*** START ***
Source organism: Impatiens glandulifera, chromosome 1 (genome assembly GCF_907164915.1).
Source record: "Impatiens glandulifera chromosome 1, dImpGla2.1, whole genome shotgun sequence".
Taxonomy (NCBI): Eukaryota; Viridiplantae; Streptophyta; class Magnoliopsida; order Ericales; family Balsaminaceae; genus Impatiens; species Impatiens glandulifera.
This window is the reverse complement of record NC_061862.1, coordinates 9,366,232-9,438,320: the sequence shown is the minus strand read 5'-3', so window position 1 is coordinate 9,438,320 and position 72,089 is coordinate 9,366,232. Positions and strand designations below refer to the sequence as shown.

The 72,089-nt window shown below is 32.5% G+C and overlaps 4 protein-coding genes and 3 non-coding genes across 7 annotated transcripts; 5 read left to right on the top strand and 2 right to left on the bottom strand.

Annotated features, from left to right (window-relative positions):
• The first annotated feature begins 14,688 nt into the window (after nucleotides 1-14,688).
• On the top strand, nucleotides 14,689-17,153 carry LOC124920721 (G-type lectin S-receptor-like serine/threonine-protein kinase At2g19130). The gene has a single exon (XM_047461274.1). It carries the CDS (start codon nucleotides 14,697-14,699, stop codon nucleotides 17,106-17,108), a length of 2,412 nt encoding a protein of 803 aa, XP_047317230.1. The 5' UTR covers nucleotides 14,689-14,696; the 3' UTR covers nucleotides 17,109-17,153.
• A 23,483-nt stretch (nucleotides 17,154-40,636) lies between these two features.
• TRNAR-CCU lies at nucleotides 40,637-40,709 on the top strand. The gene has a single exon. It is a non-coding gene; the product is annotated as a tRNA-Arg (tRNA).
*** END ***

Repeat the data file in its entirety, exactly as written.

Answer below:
Source organism: Impatiens glandulifera, chromosome 1 (genome assembly GCF_907164915.1).
Source record: "Impatiens glandulifera chromosome 1, dImpGla2.1, whole genome shotgun sequence".
Taxonomy (NCBI): Eukaryota; Viridiplantae; Streptophyta; class Magnoliopsida; order Ericales; family Balsaminaceae; genus Impatiens; species Impatiens glandulifera.
This window is the reverse complement of record NC_061862.1, coordinates 9,366,232-9,438,320: the sequence shown is the minus strand read 5'-3', so window position 1 is coordinate 9,438,320 and position 72,089 is coordinate 9,366,232. Positions and strand designations below refer to the sequence as shown.

The 72,089-nt window shown below is 32.5% G+C and overlaps 4 protein-coding genes and 3 non-coding genes across 7 annotated transcripts; 5 read left to right on the top strand and 2 right to left on the bottom strand.

Annotated features, from left to right (window-relative positions):
• The first annotated feature begins 14,688 nt into the window (after nucleotides 1-14,688).
• On the top strand, nucleotides 14,689-17,153 carry LOC124920721 (G-type lectin S-receptor-like serine/threonine-protein kinase At2g19130). The gene has a single exon (XM_047461274.1). It carries the CDS (start codon nucleotides 14,697-14,699, stop codon nucleotides 17,106-17,108), a length of 2,412 nt encoding a protein of 803 aa, XP_047317230.1. The 5' UTR covers nucleotides 14,689-14,696; the 3' UTR covers nucleotides 17,109-17,153.
• A 23,483-nt stretch (nucleotides 17,154-40,636) lies between these two features.
• TRNAR-CCU lies at nucleotides 40,637-40,709 on the top strand. The gene has a single exon. It is a non-coding gene; the product is annotated as a tRNA-Arg (tRNA).